What is Relationship Impact?
When pricing an opportunity for a Relationship that has existing business with your bank, PrecisionLender allows you to perform a visual "what-if" analysis by examining that relationship's existing business. By identifying existing accounts that are either "At Risk" or that would be Paid Off by new business, PrecisionLender can show you three pictures of the relationship:
- What do things look like today?
- What will things look like if we win the opportunity?
- What will things look like if we lose the opportunity?
Sample Relationship Impact Chart
Reading the Relationship Impact Chart
Always start in the middle of the chart on the column labeled "Current". The chart then moves left or right depending on the result of the opportunity. Refer to the numbered steps below corresponding to the chart columns.
What do things look like today?
- Current: The Column labeled "Current" shows the Relationship as it exists today.
What will things look like if we win?
- Payoff / Renewal: This column represents the accounts that disappear if we win. These are being renewed or paid off by new loans being priced within the opportunity and are represented with a downward arrow.
- New: This column represents the new accounts being priced within the opportunity and are represented with a upward arrow.
- If We Win: This column represents the resulting relationship if you were to win the opportunity and retain existing accounts that are not being renewed or paid off. The Net Funding row reflects the payoff that will be made when the opportunity closes, which may be different from the paid-off accounts’ current balance from the Payoff / Renewal column.
What will things look like if we lose?
- At Risk: This column represents accounts (loans, deposits, or other fee-based business) that could leave the bank if the opportunity is not won. If the borrower accepts a competitive offer, there is a good chance that the competitor will also poach this existing business from you. This column is represented with a downward arrow.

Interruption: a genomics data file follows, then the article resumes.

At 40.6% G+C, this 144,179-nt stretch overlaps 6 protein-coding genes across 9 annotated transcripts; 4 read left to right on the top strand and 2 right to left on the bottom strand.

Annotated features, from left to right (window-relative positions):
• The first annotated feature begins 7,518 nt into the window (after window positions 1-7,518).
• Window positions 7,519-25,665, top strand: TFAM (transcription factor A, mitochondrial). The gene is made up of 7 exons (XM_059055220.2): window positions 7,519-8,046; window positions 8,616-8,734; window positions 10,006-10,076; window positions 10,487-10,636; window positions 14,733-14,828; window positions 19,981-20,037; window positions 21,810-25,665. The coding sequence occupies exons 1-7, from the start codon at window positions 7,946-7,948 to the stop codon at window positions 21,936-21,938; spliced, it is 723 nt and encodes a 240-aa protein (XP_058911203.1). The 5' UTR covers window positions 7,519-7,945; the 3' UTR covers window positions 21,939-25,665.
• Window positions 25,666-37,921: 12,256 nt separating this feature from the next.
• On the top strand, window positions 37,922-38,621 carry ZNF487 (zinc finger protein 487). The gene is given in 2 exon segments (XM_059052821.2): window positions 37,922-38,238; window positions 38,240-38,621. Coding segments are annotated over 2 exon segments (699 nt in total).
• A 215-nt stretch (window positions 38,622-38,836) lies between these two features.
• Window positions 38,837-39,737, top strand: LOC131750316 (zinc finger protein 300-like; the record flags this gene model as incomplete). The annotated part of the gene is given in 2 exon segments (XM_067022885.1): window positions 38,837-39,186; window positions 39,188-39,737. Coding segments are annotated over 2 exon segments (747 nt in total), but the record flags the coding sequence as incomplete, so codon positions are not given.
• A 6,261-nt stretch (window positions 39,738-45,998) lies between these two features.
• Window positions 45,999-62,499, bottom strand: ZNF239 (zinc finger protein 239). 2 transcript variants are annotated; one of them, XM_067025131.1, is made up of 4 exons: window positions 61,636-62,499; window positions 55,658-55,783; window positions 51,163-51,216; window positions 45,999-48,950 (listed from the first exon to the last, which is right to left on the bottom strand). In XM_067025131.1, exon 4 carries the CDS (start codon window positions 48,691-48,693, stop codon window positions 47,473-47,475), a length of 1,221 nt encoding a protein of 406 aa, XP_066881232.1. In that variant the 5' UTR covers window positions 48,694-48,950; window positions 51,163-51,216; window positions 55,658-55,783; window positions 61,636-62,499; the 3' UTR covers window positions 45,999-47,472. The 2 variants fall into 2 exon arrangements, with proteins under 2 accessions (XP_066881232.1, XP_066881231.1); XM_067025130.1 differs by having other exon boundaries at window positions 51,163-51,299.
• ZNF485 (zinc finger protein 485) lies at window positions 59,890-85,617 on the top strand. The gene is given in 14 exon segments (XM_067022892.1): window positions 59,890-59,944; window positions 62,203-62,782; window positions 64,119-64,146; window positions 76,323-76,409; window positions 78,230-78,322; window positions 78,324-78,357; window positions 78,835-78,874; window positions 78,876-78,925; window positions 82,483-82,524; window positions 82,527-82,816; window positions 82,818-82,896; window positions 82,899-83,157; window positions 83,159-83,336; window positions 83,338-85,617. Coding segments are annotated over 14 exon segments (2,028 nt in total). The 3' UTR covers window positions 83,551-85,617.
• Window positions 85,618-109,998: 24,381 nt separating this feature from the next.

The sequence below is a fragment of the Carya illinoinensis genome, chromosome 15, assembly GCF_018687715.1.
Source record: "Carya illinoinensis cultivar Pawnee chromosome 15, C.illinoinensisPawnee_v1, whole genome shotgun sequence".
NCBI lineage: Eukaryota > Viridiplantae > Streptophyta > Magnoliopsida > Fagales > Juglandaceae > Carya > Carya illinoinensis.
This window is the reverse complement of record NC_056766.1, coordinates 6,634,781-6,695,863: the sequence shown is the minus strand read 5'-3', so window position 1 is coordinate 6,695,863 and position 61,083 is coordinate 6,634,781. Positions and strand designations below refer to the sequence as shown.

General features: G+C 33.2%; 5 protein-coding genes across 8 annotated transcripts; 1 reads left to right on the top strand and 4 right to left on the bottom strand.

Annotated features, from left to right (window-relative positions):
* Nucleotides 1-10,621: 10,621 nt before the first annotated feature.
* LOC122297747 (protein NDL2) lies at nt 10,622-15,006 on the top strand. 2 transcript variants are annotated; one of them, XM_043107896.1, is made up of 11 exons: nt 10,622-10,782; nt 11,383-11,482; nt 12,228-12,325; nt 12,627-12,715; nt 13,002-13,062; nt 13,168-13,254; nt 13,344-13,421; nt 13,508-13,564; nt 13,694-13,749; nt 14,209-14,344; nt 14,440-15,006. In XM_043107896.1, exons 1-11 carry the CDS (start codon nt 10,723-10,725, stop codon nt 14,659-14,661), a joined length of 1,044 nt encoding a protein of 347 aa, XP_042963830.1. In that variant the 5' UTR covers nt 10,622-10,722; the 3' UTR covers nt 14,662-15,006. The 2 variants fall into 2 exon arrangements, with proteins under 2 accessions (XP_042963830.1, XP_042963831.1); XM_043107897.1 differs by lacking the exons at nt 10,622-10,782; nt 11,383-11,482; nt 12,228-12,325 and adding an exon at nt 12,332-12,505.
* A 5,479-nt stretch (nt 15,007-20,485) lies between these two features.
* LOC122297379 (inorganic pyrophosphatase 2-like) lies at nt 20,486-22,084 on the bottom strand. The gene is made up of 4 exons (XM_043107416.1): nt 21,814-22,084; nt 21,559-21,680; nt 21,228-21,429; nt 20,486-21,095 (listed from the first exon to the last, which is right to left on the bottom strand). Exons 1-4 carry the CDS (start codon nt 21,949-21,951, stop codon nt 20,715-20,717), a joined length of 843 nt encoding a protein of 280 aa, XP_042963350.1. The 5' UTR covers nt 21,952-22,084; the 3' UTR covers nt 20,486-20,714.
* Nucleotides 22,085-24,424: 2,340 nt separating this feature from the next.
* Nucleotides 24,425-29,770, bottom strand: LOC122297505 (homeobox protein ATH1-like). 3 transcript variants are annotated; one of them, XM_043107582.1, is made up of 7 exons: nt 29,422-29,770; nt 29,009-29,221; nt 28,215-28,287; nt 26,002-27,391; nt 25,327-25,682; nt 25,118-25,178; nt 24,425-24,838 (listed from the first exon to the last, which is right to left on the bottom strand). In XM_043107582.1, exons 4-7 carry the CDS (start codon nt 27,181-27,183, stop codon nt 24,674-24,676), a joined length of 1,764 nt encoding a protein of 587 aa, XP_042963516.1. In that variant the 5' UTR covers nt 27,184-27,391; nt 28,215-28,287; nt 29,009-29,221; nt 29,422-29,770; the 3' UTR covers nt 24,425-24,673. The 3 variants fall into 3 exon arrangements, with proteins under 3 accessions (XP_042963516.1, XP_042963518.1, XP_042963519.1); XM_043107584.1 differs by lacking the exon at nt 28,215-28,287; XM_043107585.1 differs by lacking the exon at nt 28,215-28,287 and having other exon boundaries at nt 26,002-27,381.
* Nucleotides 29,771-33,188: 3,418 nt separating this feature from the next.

- If We Lose: This column represents the resulting relationship if you were to lose the opportunity to a competitor, assuming that the competitor also takes the accounts you have marked as "At Risk".
When pricing an Opportunity in PrecisionLender, you are pricing everything that is "in front of you" today; all the business that you have a chance to win.
For example, suppose that you are pricing an Opportunity containing a Commercial Real Estate (CRE) loan account. You then see the opportunity to bring over the borrower's operating account with a $50,000 average balance as well. In PrecisionLender, this is quite easy to do and you find that you can offer this borrower a more competitive rate on the CRE (if necessary) to win the entire Opportunity (the CRE plus the deposit account). This is what we call "Full Opportunity Pricing." But where does this deposit come from? Well, it was part of the competing bank's relationship. You were, in essence, able to use the value of their relationship against them in competing for this Opportunity.
We use this same simple idea to define the concept of Strategic Value: If the pricing of an Opportunity goes competitive, one bank's Full Opportunity will include the value of the competing bank's relationship. The Strategic Value of the Active Loan and Deposit Accounts in PrecisionLender is designed to estimate the value of those accounts within your competitor's Full Opportunity.
Put differently, if you are pricing a new Opportunity to an existing Relationship, and that Opportunity goes competitive, how much value is there for your competitor to use against you? How badly would it hurt for this Opportunity to go competitive?
Note that strategic value is NOT the historical profitability of those loans and deposits. A loan or deposit with lower strategic value versus another should not be considered bad or inferior. Strategic value simply tells you how much value is there today that your competitor could use against you if your next deal with this customer goes competitive.
Funds Transfer Value
Funds Transfer Value represents the "Accounting Value" of the relationship and is based on the value as of the date the loans were last repriced; for fixed rate loans, this will be the when the loan originated, and for floating or adjustable rate loans, it will be when the loan last adjusted.